Increasing Use Of Technology Resulting In Children With No Ability To Hold Pencils Properly
March 2nd, 2018
With the rise of the technology, reports carried out by senior paediatric doctors in a recent study revealed that the children are increasingly finding it hard to hold pens and pencils.
The reports say that due to overuse of touchscreen phones and tablets, a child’s finger muscle is not developing sufficiently.
“Children are not coming to school with the hand strength and dexterity they had ten years ago,” said Sally Payne, the head paediatric occupational therapist at the Heart of England Foundation NHS Trust to The Guardian. “Children coming into school are being given a pencil but are increasingly not be able to hold it because they do not have the fundamental movement skills,” he added.
“To be able to grip a pencil and move it, you need strong control of the fine muscles in your fingers; Children need lots of opportunities to develop those skills.”
Payne said the nature of play had changed from what the previous generations had. “It is easier to give a child an iPad than encouraging them to do muscle-building play such as building blocks, cutting and sticking, or pulling toys and ropes. Because of this, they are not developing the underlying foundation skills they need to grip and hold a pencil.”
Mellissa Prunty, the vice-chair of the National Handwriting Association who runs a research clinic at Brunel University, London investigating critical skills in childhood, including handwriting, said, “One problem is that handwriting is very individual in how it develops in each child.”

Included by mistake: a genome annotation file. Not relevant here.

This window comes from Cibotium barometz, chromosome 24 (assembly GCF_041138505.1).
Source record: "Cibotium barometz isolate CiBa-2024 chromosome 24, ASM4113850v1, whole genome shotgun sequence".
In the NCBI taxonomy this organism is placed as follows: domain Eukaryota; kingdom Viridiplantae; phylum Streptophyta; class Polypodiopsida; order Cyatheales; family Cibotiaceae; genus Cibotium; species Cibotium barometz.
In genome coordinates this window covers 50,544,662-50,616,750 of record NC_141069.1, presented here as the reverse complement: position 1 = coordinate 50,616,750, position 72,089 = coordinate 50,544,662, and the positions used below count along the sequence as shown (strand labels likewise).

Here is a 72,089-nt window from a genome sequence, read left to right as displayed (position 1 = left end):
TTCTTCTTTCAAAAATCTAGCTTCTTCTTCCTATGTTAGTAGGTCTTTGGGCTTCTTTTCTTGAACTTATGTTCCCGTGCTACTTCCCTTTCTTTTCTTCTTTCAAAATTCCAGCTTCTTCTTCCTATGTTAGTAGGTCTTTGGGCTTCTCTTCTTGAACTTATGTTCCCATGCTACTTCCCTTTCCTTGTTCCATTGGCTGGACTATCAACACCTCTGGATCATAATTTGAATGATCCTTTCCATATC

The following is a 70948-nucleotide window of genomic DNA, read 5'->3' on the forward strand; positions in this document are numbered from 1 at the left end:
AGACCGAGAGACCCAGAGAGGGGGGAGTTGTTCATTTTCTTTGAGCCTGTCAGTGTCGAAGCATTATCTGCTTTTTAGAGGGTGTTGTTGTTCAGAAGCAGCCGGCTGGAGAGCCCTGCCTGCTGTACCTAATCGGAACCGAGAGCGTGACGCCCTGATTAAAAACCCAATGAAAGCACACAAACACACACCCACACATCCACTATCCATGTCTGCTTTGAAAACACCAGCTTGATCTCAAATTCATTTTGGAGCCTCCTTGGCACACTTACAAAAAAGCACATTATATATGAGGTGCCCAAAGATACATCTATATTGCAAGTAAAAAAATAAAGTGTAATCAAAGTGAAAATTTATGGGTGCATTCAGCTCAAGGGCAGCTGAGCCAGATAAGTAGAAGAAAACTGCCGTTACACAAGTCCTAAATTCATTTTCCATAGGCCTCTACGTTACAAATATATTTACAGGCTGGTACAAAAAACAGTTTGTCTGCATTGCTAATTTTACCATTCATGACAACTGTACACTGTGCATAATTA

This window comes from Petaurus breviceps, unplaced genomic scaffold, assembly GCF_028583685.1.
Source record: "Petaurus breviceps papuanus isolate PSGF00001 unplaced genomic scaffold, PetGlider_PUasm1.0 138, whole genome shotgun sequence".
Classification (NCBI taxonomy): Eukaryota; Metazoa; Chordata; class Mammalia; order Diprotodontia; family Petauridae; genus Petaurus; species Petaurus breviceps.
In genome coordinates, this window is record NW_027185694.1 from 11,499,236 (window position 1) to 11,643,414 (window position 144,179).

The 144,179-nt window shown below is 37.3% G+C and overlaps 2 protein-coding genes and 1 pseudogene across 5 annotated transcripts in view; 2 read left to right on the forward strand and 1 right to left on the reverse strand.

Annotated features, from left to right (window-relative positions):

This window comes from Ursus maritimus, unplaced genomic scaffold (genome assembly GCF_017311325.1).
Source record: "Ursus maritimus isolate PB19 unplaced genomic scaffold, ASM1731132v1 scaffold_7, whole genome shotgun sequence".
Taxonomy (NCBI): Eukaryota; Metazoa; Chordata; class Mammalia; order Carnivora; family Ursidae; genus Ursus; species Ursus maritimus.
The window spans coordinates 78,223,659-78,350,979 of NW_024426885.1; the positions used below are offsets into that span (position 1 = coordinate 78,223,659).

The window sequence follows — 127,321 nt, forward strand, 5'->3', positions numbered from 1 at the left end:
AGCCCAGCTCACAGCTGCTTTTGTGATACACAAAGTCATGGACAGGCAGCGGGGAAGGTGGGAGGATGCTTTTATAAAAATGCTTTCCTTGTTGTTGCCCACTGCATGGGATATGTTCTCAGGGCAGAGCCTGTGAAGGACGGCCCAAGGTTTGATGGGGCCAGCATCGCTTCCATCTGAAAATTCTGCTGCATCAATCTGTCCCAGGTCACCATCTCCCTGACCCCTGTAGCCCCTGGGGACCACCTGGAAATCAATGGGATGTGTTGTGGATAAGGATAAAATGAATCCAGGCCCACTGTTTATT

Prunty is a paediatric occupational therapist who specialises in handwriting difficulties in children. She is concerned that with the increasing numbers of children developing late handwriting is because of an overuse of technology.
“Without research, the risk is that we make too many assumptions about why a child is not able to write at the expected age and don’t intervene when there is a technology-related cause,” she said.
Karin Bishop, an assistant director at the Royal College of Occupational Therapists, told The Guardian that, “It is undeniable that technology has changed the world where our children are growing up,” she said. “While there are many positive aspects to the use of technology, there is growing evidence on the impact of more sedentary lifestyles and increasing virtual social interaction, as children spend more time indoors online and less time physically participating in active occupations.”
This was a severe problem when the children spent their most time outside the school using phones and tablets. In India, this issue is yet to get highlighted.